As defined at Wikipedia, the Mormon Church’s priesthood correlation program is “a program designed to provide a systematic approach to maintain consistency in its ordinances, doctrines, organizations, meetings, materials, and other programs and activities.” The Church began its correlation efforts in the early 1960s, to bring all aspects of the Church under one large umbrella (so to speak). A few months ago Doug Gibson at The Political Surf noted the effect that correlation has had on Mormon Sunday School lessons. He wrote,
In a concise but detailed 7-page chapter in “The New Testament: The Acts and the Epistles,[”] by Russel B. Swenson, Deseret Sunday School Union Board, 1955, here is one paragraph, not unlike the others in its attention to details. It reads:
“Paul’s answers to the above charges were swift and vigorous. Nowhere does he appear more in anger, not even in Galatians. He does not take time to answer them with a reasoned detailed argument. With sharp biting retorts, ironical sarcasm, bold assertions, which he admits border on extravagant boasting, and an extremely fervent faith in his authority as an apostle, he takes a decisive and resolute stand. Though he admits he does not have a polished rhetoric in speech, he claims he has knowledge. And finally, he is so angered and hurt by the many false charges and attacks against his record and authority that he is led to state specifically what he has suffered for the sake of the gospel. He had been inclined to be too modest and had been ignored and insulted as an insignificant person. Therefore, he felt constrained to enumerate his sacrifices for the gospel, not on account of any personal vanity, but in order to validate his authority and preaching as divinely commissioned. What he tells about himself is of priceless value as history because most of it had been neglected by Luke in his writings of Acts.” [See 2 Corinthians 11]
Now, let’s move 58 years into the future and get an LDS Gospel Doctrine Sunday School summary — for teachers — of Second Corinthians today. At LDS.org, it reads:
“Explain that the book of 2 Corinthians contains prophetic counsel that applies in our day. Paul’s teachings in this letter are similar to the teachings we often hear in general conference. Elder Eyring observed, “When the words of prophets seem repetitive, that should rivet our attention [on them]” (in Conference Report, Apr. 1997, 32; or Ensign, May 1997, 25). Encourage class members to receive the counsel in this lesson and ‘hold it close.‘”
The correlated manual Mr. Gibson spoke of is the New Testament Gospel Doctrine Teacher’s Manual (specifically, Lesson 35: “Be Ye Reconciled to God”). The copyright date on this manual is 2002, but it is the current manual used today (and was last used throughout the entire Church in 2011 Sunday School classes).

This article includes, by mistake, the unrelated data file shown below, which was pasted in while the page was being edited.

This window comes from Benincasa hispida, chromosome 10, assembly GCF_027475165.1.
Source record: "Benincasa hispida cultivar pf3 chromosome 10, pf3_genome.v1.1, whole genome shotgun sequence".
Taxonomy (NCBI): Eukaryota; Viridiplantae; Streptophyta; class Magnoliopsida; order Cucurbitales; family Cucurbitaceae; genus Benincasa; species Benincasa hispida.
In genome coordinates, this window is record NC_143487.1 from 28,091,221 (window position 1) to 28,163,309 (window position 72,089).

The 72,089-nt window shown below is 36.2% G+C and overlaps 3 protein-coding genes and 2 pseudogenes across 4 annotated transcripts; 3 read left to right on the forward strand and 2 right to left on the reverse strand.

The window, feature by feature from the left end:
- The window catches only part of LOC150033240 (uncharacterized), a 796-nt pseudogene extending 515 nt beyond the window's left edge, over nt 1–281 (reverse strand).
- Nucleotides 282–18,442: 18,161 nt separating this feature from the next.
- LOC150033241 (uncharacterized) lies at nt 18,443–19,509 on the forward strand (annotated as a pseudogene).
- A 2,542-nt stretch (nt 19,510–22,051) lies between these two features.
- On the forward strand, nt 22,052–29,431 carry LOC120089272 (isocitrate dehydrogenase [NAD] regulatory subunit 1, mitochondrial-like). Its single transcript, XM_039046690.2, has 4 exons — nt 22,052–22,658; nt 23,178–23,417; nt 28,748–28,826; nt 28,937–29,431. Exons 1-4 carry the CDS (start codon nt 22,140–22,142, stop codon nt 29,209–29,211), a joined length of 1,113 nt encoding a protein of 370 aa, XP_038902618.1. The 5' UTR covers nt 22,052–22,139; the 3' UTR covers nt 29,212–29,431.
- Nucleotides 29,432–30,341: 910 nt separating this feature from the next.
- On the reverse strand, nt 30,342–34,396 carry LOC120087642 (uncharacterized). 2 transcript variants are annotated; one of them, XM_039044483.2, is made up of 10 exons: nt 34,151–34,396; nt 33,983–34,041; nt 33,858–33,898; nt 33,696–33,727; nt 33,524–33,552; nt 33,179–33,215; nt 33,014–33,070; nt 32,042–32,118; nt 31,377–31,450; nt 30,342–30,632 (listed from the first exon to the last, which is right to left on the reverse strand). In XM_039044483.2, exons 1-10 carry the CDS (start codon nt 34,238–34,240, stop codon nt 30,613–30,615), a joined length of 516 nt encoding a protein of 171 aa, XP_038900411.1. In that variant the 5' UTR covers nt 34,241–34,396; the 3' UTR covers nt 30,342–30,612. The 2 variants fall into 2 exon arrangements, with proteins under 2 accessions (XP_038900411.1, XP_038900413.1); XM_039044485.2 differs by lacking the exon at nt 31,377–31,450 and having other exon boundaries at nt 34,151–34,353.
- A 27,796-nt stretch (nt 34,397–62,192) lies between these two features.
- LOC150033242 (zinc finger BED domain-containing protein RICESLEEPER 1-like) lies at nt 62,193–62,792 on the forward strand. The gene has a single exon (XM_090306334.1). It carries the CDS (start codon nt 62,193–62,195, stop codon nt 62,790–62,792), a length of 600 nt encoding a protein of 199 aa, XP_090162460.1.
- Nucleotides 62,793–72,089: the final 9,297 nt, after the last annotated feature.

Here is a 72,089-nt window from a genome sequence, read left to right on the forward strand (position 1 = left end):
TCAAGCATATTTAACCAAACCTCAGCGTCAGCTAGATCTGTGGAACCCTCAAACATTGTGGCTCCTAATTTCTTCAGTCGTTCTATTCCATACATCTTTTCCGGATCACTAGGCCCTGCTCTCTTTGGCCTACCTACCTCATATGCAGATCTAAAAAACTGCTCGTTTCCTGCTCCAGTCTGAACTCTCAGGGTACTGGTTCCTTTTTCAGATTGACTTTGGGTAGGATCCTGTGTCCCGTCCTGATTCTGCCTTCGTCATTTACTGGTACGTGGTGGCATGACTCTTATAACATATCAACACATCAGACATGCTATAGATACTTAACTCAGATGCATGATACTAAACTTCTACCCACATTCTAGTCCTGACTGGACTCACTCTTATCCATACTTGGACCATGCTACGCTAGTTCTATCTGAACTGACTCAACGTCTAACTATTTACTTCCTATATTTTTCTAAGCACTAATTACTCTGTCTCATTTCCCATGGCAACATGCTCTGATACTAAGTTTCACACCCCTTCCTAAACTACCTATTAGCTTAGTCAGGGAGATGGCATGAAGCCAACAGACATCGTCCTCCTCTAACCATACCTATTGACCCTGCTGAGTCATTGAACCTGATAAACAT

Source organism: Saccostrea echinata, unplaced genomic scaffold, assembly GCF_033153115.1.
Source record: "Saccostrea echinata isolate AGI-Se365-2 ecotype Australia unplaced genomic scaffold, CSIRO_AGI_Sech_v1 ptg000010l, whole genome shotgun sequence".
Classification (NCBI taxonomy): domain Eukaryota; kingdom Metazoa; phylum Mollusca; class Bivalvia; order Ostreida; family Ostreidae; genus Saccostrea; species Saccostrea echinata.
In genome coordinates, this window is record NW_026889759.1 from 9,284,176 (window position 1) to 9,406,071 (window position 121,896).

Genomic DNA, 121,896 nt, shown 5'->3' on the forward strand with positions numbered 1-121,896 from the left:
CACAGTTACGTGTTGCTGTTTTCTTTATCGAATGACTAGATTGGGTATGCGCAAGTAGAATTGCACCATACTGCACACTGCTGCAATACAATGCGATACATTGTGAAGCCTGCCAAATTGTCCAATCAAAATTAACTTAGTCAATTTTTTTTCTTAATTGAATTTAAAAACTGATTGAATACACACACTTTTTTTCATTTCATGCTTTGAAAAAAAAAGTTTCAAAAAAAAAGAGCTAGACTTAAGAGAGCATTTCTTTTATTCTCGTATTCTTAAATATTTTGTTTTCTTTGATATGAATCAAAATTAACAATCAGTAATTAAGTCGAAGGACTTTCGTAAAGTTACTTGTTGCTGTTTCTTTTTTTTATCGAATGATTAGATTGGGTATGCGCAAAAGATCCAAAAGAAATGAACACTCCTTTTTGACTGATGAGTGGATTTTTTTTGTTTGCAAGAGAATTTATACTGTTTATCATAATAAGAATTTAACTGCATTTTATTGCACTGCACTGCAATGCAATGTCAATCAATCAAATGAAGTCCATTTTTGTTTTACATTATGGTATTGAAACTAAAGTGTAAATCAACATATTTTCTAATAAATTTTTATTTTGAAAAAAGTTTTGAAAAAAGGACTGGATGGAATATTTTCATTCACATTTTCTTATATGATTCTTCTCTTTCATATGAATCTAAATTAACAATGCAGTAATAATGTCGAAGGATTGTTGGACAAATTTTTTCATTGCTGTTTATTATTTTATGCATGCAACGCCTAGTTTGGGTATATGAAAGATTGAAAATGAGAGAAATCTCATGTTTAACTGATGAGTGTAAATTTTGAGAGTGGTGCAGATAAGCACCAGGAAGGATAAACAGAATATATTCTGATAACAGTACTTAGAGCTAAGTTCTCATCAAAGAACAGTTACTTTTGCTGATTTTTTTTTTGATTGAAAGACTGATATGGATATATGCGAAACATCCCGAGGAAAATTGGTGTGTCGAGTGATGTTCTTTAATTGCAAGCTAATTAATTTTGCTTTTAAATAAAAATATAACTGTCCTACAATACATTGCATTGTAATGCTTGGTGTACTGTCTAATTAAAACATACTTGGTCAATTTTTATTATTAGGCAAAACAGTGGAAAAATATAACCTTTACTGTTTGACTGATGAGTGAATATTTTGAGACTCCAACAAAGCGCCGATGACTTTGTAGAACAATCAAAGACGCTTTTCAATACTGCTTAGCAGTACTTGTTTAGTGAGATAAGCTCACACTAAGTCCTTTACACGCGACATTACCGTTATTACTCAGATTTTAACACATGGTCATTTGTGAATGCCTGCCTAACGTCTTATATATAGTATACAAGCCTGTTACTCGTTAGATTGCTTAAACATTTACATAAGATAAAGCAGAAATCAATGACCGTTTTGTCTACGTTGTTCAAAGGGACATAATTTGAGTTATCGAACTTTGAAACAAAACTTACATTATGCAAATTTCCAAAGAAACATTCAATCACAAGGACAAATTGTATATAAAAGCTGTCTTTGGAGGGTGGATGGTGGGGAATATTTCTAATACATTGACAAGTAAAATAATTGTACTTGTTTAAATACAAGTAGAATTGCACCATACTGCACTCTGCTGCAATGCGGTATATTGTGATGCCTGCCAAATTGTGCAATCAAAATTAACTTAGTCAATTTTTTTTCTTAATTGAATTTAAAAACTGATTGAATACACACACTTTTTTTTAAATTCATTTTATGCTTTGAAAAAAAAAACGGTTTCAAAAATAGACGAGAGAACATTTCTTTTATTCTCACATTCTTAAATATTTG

Mr. Gibson complained that the correlated Sunday School lessons are “bland” and remind him of the dumbed-down “simple stupid” lessons he taught to investigators while he was on his mission 31 years ago. This may be true, but to me, the post-correlation changes in this lesson are much more than merely bland and basic. The whole emphasis of the lesson has changed.
In the example Mr. Gibson cited from 1955, the lesson focused on the biblical text: how the apostle Paul responded to false apostles — his anger, his rhetoric, his faith, his sacrifices, his authority, and the calling on his life from God; and how Paul’s actions and words fit into a larger biblical context.
The correlated manual Mr. Gibson cited, on the other hand, does not appear to try to help students understand the details and context of God’s Word at all. Rather, its focus is on validating Mormonism.
The newer manual uses 2 Corinthians and the apostle Paul to direct the student toward the Mormon Church’s General Conference and latter-day apostles, without much consideration of what Paul actually says in his second letter to the Corinthians and why he says it. Of course, there is more to the lesson than what’s cited here, but nothing in that lesson even comes close to an exposition of the biblical text. It is indeed “bland” and “basic”; it also misses some very significant aspects of Paul’s teachings.
For example, the correlated manual skips over 2 Corinthians 11:1-21 entirely. Students don’t look at Paul’s warning against accepting another Jesus, a different spirit, or a different gospel (2 Corinthians 11:4). They’re not directed to Paul’s description of false apostles, deceitful workers who fraudulently transform themselves into apostles of Christ (2 Corinthians 11:13). The lesson never discusses Paul’s caution that Satan transforms himself into an angel of light and that the devil’s servants also disguise themselves as servants of righteousness (2 Corinthians 11:14-15).
How unfortunate. This is such important counsel for Mormons (and everyone else) to understand. Wouldn’t you agree?